This week, the folks at the National University of Singapore have invited me to talk about the importance of evidence-based design. The talk will explain how State of Place objectively measures walkability, compare and contrast State of Place to other measurement tools (the topic of next week's blog, actually, so stay tuned!), and demonstrate how State of Place helps placemakers use data to help "sell" their vision for better places. While I'm super excited to show how State of Place can further improve Singapore's livability - in a way that maximizes the bang for their buck - I'm bummed I cannot take all of you with me. BUT, don't fret. Incidentally, nearly two years ago to date, I gave a similar talk at the University of Oklahoma's Placemaking Conference. So here's a link to the talk (note that this was before we developed the State of Place software - yay for meeting goals!) and below is an outline of what I covered, with select quotes meant to entice you to spend your lunch time actually watching the talk! But don't take our word for it, this is a quote from a colleague who focuses on impact investing:
"Finally viewed one of Mariela's presentations on State of Place (better late than never :/) and it's even better than I could have imagined! Highly recommend it for fellow geeks interested in urban planning, healthy cities, the emotional component of travel, sharing space and experiences with other humans, etc. It's inspiring.
Confessions of a Place-Oholic: How Place-less Miami Shaped my Passion for Place
"...my most exhilarating memory is playing an ersatz game of frogger, as i tightroped down pencil thin sidewalks, dodging cars as I crossed strip-mall laden highways, masquerading as streets, all to get to a chicken teriyaki sub"
Fixing Places as a Vehicle to Fixing People
" Even then I was convinced better places did better, all around. I just needed to find a way to prove that to people."
Measuring the Built Environment - the Early Days
"I realized this was the early days of measuring urban design but I knew we were not capturing so much that mattered - to our perceptions, safety, behavior...I also began to realize that the whole of urban design was bigger than the sum of its parts. I became obsessed with understanding what influenced people's decisions to walk."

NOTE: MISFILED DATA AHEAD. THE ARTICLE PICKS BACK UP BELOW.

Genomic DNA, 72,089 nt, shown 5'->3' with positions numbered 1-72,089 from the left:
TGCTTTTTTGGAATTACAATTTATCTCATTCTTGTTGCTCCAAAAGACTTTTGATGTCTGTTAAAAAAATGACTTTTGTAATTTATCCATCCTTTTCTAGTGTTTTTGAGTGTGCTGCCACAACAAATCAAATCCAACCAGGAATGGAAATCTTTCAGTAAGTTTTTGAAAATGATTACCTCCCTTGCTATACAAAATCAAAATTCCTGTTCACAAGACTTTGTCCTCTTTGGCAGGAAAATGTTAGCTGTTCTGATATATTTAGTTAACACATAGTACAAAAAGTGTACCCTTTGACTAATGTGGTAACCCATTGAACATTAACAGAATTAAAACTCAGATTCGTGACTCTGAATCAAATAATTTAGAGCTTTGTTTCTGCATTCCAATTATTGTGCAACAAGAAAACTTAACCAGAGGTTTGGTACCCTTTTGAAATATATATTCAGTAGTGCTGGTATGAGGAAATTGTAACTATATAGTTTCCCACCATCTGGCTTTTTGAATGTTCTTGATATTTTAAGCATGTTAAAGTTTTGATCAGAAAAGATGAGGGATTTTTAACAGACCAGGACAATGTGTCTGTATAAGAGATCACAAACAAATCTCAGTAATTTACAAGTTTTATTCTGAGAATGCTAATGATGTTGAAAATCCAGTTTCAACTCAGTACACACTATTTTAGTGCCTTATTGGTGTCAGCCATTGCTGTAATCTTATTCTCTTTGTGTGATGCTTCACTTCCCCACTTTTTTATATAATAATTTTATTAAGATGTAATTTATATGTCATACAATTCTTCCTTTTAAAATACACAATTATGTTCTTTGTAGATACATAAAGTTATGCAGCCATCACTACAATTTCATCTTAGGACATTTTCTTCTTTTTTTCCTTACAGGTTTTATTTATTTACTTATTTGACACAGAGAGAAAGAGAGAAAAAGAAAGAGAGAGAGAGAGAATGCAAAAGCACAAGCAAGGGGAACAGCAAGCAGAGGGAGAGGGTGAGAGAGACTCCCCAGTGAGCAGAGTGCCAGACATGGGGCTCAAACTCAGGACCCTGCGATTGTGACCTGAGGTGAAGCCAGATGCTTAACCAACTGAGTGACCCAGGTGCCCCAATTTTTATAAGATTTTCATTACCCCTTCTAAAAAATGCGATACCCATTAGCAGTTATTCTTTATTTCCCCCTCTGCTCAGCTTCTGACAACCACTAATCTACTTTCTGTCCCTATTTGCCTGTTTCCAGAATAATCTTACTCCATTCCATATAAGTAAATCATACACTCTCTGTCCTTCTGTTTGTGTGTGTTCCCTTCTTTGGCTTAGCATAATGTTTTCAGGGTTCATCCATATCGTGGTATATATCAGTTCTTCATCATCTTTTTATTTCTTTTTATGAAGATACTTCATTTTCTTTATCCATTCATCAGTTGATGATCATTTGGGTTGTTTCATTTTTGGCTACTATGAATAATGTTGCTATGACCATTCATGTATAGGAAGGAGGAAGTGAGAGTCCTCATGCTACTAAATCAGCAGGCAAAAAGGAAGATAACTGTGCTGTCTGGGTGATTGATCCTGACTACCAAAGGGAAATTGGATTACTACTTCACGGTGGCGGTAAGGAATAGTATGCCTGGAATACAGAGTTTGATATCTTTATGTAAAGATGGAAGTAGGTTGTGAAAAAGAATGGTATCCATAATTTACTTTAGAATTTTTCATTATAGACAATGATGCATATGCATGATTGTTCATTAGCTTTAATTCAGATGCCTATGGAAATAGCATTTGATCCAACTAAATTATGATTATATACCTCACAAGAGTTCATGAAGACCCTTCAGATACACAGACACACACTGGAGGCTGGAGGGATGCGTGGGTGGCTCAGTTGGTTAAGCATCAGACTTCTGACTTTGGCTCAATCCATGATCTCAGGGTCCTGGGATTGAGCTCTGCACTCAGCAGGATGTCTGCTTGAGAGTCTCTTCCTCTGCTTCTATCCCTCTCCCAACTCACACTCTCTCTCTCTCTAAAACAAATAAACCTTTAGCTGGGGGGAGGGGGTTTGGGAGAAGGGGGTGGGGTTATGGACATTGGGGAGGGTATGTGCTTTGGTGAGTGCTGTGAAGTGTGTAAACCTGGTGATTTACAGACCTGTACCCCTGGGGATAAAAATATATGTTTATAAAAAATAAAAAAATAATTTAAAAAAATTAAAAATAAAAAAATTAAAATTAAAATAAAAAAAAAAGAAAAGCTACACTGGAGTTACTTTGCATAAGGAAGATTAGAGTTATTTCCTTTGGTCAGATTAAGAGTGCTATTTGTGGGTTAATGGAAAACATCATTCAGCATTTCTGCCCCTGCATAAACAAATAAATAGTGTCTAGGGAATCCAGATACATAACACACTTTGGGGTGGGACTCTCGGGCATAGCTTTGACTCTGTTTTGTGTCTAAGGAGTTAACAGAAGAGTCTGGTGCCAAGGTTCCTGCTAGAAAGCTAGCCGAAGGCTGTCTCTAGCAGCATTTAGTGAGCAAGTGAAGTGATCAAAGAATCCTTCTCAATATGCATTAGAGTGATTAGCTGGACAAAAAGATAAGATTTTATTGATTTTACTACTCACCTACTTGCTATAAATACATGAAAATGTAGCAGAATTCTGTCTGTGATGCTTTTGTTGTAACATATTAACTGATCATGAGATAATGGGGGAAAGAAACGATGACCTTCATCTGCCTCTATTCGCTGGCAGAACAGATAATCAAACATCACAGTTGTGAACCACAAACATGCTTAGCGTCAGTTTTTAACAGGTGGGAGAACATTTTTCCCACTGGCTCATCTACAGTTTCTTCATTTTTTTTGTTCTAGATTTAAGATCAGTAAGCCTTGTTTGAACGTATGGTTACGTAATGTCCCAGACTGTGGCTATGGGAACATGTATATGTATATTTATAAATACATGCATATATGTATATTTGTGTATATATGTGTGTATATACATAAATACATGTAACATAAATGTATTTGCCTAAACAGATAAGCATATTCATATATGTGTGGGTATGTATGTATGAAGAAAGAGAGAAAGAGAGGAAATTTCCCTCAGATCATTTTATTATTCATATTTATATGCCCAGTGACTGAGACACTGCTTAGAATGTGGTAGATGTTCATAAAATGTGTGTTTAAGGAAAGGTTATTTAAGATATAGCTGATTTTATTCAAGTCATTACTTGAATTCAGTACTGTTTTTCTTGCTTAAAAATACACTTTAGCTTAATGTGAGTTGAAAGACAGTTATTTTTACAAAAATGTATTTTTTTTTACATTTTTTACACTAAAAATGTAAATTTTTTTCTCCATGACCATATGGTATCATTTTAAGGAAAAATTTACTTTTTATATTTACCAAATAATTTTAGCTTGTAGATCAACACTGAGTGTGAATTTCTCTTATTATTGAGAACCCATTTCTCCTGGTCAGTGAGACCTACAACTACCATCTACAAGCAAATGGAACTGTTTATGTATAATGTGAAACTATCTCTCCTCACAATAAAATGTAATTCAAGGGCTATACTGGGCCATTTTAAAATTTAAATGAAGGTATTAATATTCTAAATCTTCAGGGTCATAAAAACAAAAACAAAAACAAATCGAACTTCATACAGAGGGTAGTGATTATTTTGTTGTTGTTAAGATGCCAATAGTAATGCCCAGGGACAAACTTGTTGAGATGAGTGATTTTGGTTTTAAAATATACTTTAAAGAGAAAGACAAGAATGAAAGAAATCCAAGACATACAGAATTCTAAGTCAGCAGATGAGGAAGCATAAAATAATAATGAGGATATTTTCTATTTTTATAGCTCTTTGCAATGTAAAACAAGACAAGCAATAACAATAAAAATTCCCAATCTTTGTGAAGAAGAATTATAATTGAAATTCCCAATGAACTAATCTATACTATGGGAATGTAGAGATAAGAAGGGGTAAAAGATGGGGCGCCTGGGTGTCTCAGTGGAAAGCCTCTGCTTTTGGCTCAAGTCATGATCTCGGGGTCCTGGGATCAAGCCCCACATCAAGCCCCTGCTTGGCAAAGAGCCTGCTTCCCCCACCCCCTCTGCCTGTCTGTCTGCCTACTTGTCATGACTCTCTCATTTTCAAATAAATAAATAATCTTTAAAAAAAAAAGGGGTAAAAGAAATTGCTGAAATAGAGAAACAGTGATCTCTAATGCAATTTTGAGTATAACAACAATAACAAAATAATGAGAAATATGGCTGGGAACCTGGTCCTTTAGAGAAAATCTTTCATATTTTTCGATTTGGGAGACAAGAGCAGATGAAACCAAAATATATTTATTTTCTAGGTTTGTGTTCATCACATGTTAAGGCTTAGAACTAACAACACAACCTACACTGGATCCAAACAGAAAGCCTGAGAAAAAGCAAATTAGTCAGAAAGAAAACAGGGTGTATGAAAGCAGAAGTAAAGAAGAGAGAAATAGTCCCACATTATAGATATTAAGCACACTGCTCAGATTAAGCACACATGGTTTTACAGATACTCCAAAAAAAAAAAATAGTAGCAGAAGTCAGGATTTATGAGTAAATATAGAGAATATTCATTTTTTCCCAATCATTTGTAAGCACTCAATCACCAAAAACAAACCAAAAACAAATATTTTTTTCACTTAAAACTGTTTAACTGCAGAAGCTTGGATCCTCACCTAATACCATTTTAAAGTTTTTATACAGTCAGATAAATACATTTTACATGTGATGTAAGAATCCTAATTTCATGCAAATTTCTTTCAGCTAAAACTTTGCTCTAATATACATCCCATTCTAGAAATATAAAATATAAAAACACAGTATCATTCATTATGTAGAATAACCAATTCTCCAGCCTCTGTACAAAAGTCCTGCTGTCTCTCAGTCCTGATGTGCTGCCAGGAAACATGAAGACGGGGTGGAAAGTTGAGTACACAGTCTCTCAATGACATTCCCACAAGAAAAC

Documenting the Good, the Bad, and the Ugly of Place
"We had measured urban design! BUT we had built a tool for measurements sake."
How Houston gave birth to state of place
"Even if we had begun to define the nuts and bolts of great places, it couldn’t just be about health. It couldn’t just be about sense of place. I STILL had to show them the money if I wanted them to consider place in the equation."
Becoming "Bilingual" Translating Place into Real Estate Finance
As I was slowly absorbing the concepts of mezzanine finance and cap rates, I had one pivotal conversation with one of my...real estate friends...about how they chose which deals to invest in. He rattled off a whole bunch of jargon but none of them had to do with place. Far from it. They didn’t even know what most of these buildings actually looked like!
Eureka! Quantifying the Value of Place
As the State of Place Index increased, so did a variety of other real estate values...We divided the Index into five levels of walkability...and for each level increase, we saw premiums of nearly $9/sqft in office rents, $7/sqft in retail rents, an 80% increase in retail sales, a $300/unit increase in residential rents, and more than $81/sqft in for sale residential value.
The Nuts & Bolts of Great Places
"...Urban Form [is] measuring streetscape continuity...we take into account building setbacks, how the building meets the street, the siting of buildings, and the number and width of buildings. This is what I like to call the hugability of a street. If the form is off, a street can feel aloof or it can feel suffocating. You know you’ve achieved the right proportions of setbacks, street width, and building height when it feels like the street is hugging you."
Telling Data-Driven Stories about the Power of Place
"Data-driven storytelling about the power of place is worth infinitely more than the 0s, 1s, and 2s behind it…"